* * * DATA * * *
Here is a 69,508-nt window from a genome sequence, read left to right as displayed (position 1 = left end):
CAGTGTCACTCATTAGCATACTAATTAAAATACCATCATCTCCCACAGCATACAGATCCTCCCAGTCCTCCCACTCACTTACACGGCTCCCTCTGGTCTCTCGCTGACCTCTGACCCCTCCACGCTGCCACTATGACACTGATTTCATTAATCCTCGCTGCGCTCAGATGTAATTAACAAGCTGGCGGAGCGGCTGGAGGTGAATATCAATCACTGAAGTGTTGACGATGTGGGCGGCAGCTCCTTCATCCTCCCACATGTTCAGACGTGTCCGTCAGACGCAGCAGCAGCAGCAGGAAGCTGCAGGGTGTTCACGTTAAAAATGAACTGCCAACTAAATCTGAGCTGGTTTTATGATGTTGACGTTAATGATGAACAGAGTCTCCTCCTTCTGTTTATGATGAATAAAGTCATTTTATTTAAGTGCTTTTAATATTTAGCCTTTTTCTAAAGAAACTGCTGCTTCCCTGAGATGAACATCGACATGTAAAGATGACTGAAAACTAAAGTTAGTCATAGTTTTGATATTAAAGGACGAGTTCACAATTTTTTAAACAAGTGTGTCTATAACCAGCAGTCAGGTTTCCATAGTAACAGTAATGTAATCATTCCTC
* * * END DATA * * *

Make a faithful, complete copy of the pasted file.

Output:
Here is a 69,508-nt window from a genome sequence, read left to right as displayed (position 1 = left end):
CAGTGTCACTCATTAGCATACTAATTAAAATACCATCATCTCCCACAGCATACAGATCCTCCCAGTCCTCCCACTCACTTACACGGCTCCCTCTGGTCTCTCGCTGACCTCTGACCCCTCCACGCTGCCACTATGACACTGATTTCATTAATCCTCGCTGCGCTCAGATGTAATTAACAAGCTGGCGGAGCGGCTGGAGGTGAATATCAATCACTGAAGTGTTGACGATGTGGGCGGCAGCTCCTTCATCCTCCCACATGTTCAGACGTGTCCGTCAGACGCAGCAGCAGCAGCAGGAAGCTGCAGGGTGTTCACGTTAAAAATGAACTGCCAACTAAATCTGAGCTGGTTTTATGATGTTGACGTTAATGATGAACAGAGTCTCCTCCTTCTGTTTATGATGAATAAAGTCATTTTATTTAAGTGCTTTTAATATTTAGCCTTTTTCTAAAGAAACTGCTGCTTCCCTGAGATGAACATCGACATGTAAAGATGACTGAAAACTAAAGTTAGTCATAGTTTTGATATTAAAGGACGAGTTCACAATTTTTTAAACAAGTGTGTCTATAACCAGCAGTCAGGTTTCCATAGTAACAGTAATGTAATCATTCCTC